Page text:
The UK will fail to achieve its legally-binding targets for the proportion of energy which should be being generated by renewable energy by 2020 if it continues along its current path, according to a recent warning from the House of Commons Energy and Climate Change select committee. Urgent reforms are needed, they have warned, if we want to place the UK on the long-term path towards decarbonisation which recent governments have committed us to.
What are the 2020 targets?
The targets which the select committee addressed in their report originated with the EU’s Renewable Energy Directive, a set of commitments which all the governments of EU member states have signed up to. This prescribes the proportion of their national energy supply which needs to be generated from renewable sources by the year 2020, although this varies from country to country in a way which is meant to reflect each nation’s capacity to adopt renewables.
The UK’s target is to be generating 15% of its total energy supply from renewable sources by 2020. However, there are also sub-targets for different forms of energy consumption which must be achieved in addition to meeting the overall target. These are for renewables to be providing 30% of the electricity supply, 12% of energy used for heating and 10% of all the energy used for transport.
The problem the MPs have highlighted is that, although the UK is three-quarters of the way towards meeting the 30% electricity sub-target (which we are actually expected to exceed by 2020), the UK is still less than half way towards the other two targets for energy and transport. Given the length of time that it takes to deploy new technologies and develop infrastructure projects, time is clearly starting to run out.
How can we meet the 2020 targets?
The select committee’s report sets out a variety of things which they think need to happen in order to get the UK closer to reaching its targets.
With regard to increasing the supply of fuel used for transport which comes from renewable energy, they point out that a relatively simple tweak would be to increase the amount of energy which large vehicle operators are required to source from biofuels under a policy called the Renewable Transport Fuel Obligation Order. This is currently capped at just 4.75% of the energy they consume, which, the committee argues, is far too low to precipitate a large-scale change towards greater use being made of biofuels.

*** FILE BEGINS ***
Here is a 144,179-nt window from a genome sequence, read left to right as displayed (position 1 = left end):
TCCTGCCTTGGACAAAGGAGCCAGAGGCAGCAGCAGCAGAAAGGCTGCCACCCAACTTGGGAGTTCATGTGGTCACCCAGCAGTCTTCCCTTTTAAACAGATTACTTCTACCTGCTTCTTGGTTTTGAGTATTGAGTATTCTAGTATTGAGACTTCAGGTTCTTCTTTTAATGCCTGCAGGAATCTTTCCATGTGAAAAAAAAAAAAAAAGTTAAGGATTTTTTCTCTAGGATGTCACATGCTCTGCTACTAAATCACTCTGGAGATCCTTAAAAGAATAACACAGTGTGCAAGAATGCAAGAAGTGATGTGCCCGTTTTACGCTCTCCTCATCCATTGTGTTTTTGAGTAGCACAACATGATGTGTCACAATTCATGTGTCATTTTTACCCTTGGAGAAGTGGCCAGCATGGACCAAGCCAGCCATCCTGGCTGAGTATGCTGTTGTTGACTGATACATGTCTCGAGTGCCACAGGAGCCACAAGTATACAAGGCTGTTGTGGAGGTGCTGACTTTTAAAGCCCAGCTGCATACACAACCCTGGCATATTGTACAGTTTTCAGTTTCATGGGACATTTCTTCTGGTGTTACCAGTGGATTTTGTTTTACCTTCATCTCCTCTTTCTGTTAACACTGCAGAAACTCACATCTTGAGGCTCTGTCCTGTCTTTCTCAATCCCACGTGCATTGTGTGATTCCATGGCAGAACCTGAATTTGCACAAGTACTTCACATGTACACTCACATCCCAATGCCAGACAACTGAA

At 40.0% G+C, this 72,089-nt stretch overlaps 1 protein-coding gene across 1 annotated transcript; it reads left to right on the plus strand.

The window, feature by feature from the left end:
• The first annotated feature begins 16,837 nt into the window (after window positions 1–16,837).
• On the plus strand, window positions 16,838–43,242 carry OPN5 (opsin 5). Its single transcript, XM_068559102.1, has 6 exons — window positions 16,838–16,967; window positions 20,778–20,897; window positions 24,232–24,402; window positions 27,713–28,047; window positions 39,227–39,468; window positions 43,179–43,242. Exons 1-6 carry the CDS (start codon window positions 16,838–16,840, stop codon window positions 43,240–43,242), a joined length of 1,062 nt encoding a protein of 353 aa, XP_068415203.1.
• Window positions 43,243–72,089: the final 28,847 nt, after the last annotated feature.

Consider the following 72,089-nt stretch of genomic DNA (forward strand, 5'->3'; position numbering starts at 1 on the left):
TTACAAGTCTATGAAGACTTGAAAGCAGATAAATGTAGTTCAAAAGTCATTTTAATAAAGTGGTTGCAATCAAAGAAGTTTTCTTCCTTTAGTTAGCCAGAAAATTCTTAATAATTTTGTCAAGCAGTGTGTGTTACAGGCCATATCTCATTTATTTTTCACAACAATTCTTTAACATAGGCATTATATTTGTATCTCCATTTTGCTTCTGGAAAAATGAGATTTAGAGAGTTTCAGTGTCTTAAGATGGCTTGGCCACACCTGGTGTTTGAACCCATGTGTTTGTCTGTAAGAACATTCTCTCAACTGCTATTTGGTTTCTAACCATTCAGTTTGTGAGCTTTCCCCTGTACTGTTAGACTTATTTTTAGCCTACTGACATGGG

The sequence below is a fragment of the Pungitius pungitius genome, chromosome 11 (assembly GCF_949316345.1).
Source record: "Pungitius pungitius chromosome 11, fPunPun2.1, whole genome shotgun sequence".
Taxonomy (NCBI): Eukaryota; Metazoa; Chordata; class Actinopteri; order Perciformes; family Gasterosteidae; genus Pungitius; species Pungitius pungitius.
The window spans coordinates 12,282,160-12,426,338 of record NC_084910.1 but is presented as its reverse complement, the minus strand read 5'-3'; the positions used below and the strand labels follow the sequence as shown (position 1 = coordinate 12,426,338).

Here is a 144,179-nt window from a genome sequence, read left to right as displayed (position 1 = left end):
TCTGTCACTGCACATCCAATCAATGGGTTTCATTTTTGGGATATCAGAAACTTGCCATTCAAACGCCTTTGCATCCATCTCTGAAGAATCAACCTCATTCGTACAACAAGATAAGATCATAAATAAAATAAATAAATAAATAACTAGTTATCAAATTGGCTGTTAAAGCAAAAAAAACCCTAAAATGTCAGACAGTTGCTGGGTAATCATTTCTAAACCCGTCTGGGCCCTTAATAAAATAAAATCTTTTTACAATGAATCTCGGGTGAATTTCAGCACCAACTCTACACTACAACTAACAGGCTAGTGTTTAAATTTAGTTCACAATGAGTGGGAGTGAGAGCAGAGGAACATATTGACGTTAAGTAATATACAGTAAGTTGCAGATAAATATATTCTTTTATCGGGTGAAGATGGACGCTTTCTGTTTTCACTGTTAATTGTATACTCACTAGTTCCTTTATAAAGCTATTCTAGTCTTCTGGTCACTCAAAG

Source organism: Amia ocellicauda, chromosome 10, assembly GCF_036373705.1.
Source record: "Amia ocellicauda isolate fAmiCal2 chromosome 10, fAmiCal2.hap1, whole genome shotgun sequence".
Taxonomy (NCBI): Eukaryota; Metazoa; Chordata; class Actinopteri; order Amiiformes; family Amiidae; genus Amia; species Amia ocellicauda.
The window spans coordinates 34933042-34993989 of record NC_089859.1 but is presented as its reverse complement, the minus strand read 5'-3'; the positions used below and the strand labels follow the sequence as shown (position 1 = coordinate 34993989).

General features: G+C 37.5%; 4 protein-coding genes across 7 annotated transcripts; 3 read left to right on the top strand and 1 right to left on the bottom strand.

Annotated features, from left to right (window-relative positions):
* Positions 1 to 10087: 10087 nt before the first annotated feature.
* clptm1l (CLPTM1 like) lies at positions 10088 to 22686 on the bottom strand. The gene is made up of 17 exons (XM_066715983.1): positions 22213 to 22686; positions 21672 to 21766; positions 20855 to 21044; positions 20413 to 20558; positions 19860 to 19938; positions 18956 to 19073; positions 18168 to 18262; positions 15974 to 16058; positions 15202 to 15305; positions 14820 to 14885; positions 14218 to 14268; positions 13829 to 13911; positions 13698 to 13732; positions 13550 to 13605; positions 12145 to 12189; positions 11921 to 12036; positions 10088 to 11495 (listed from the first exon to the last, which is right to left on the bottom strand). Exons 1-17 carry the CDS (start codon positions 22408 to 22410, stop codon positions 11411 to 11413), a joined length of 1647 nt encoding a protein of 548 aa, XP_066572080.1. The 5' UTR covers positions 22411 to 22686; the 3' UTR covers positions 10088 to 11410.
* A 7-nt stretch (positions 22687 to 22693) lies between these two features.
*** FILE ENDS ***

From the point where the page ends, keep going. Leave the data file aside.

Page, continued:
However, the majority of their criticism is reserved for the government’s current policy towards domestic heating, which, they argued, has actually proved counter-productive. The previous government adopted a policy of paying the owners of buildings to install electric heat pumps under a scheme called the Renewable Heat Incentive, which, the MPs argue, has promoted the use of this technology over better options that would have been more cost-effective. Similar criticisms were recently made of a scheme in a report by the think tank Policy Exchange, Too hot to handle, which contained an estimate that a full roll-out of electric heat pumps – so that they were used in the majority of households – could end up costing £300 billion. The MPs argue that incentivising greater use of more cost-effective technologies, especially biomass fuel generated from food waste, would get the UK closer to meeting its energy targets at a lower cost.
But aren’t we leaving the EU?
As these are EU targets, the MPs had to grapple with the question of whether the UK should still bother complying with them when we might no longer be in the EU by 2020. They argued that the targets are still important because the government has itself adopted its own, more substantial decarbonisation targets in domestic law, which need to be met within a longer time frame (by 2050). It seems inevitable that these will be harder to achieve unless we take advantage of the opportunity to begin laying the groundwork a long way in advance, which is why the 2020 targets are still important, even if Britain withdraws from the EU.